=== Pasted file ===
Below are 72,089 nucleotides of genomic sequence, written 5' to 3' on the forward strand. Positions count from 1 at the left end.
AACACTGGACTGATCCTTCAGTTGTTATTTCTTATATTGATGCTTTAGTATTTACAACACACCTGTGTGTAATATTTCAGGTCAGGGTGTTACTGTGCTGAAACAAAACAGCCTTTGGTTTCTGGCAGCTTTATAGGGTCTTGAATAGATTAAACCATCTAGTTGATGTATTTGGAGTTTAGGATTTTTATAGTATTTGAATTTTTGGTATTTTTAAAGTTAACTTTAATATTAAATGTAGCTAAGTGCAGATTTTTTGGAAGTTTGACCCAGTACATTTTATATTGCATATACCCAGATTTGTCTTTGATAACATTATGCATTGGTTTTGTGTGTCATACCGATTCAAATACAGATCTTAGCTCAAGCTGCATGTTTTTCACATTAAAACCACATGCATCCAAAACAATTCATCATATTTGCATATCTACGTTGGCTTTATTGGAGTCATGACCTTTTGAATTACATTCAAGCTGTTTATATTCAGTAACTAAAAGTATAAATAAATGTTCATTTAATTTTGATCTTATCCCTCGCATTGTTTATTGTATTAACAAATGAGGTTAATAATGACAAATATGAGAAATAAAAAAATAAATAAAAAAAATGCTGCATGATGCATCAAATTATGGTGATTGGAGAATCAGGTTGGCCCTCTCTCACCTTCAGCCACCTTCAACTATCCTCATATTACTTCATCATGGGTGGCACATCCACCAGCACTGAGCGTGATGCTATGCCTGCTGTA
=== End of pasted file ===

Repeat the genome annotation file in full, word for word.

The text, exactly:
Below are 72,089 nucleotides of genomic sequence, written 5' to 3' on the forward strand. Positions count from 1 at the left end.
AACACTGGACTGATCCTTCAGTTGTTATTTCTTATATTGATGCTTTAGTATTTACAACACACCTGTGTGTAATATTTCAGGTCAGGGTGTTACTGTGCTGAAACAAAACAGCCTTTGGTTTCTGGCAGCTTTATAGGGTCTTGAATAGATTAAACCATCTAGTTGATGTATTTGGAGTTTAGGATTTTTATAGTATTTGAATTTTTGGTATTTTTAAAGTTAACTTTAATATTAAATGTAGCTAAGTGCAGATTTTTTGGAAGTTTGACCCAGTACATTTTATATTGCATATACCCAGATTTGTCTTTGATAACATTATGCATTGGTTTTGTGTGTCATACCGATTCAAATACAGATCTTAGCTCAAGCTGCATGTTTTTCACATTAAAACCACATGCATCCAAAACAATTCATCATATTTGCATATCTACGTTGGCTTTATTGGAGTCATGACCTTTTGAATTACATTCAAGCTGTTTATATTCAGTAACTAAAAGTATAAATAAATGTTCATTTAATTTTGATCTTATCCCTCGCATTGTTTATTGTATTAACAAATGAGGTTAATAATGACAAATATGAGAAATAAAAAAATAAATAAAAAAAATGCTGCATGATGCATCAAATTATGGTGATTGGAGAATCAGGTTGGCCCTCTCTCACCTTCAGCCACCTTCAACTATCCTCATATTACTTCATCATGGGTGGCACATCCACCAGCACTGAGCGTGATGCTATGCCTGCTGTA